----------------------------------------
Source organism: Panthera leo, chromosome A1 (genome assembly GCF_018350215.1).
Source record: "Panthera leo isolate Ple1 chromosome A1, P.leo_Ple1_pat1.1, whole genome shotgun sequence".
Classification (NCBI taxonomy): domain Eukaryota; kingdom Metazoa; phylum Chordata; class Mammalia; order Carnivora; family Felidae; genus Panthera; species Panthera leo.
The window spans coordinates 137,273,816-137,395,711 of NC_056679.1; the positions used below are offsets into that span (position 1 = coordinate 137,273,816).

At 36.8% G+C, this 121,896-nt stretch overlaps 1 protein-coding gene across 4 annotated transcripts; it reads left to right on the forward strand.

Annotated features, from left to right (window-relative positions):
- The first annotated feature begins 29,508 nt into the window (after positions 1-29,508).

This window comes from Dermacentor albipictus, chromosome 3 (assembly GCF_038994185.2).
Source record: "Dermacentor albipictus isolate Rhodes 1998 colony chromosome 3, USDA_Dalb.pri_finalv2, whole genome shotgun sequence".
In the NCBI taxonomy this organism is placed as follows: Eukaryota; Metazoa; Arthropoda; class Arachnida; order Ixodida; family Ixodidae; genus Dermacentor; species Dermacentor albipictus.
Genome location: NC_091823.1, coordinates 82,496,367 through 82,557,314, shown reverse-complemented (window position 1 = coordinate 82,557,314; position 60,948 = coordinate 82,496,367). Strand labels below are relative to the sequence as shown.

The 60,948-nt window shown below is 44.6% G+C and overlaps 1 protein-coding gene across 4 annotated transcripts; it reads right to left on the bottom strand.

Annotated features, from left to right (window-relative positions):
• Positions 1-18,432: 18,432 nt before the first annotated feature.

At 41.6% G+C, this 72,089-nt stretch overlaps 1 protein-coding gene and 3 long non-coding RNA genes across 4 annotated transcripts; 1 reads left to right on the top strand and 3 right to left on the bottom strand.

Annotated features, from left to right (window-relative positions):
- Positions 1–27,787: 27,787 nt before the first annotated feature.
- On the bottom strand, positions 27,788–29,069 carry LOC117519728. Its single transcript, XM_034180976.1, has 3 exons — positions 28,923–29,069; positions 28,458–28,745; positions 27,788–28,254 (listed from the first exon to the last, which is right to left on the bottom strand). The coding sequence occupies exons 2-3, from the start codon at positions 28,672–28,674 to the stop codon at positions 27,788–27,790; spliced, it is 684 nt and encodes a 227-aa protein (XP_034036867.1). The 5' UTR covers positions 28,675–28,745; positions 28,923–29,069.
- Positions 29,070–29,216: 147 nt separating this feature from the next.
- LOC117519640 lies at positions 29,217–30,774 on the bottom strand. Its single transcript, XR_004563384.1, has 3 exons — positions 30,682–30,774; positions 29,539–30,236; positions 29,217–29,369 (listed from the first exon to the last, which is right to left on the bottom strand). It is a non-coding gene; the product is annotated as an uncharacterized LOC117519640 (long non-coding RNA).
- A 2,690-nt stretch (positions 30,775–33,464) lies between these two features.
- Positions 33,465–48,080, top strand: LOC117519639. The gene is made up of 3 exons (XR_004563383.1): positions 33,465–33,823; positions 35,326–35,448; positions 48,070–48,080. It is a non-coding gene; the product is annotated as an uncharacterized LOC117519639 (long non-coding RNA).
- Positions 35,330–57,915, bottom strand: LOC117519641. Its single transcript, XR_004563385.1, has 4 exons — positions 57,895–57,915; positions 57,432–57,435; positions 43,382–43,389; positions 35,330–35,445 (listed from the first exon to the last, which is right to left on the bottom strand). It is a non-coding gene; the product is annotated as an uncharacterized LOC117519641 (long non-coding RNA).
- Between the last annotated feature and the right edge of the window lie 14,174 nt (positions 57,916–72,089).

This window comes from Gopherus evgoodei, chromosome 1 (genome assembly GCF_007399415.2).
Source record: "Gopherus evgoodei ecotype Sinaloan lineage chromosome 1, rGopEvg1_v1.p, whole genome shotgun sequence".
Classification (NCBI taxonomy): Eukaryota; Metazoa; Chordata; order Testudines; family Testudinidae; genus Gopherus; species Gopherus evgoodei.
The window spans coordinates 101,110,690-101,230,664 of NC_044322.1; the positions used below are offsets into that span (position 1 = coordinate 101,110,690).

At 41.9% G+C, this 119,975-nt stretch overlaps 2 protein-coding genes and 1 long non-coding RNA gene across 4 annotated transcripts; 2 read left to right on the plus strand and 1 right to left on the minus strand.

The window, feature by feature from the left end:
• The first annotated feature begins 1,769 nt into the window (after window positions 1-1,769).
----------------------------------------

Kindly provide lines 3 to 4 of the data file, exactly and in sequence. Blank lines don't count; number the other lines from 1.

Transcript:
Classification (NCBI taxonomy): domain Eukaryota; kingdom Metazoa; phylum Chordata; class Mammalia; order Carnivora; family Felidae; genus Panthera; species Panthera leo.
The window spans coordinates 137,273,816-137,395,711 of NC_056679.1; the positions used below are offsets into that span (position 1 = coordinate 137,273,816).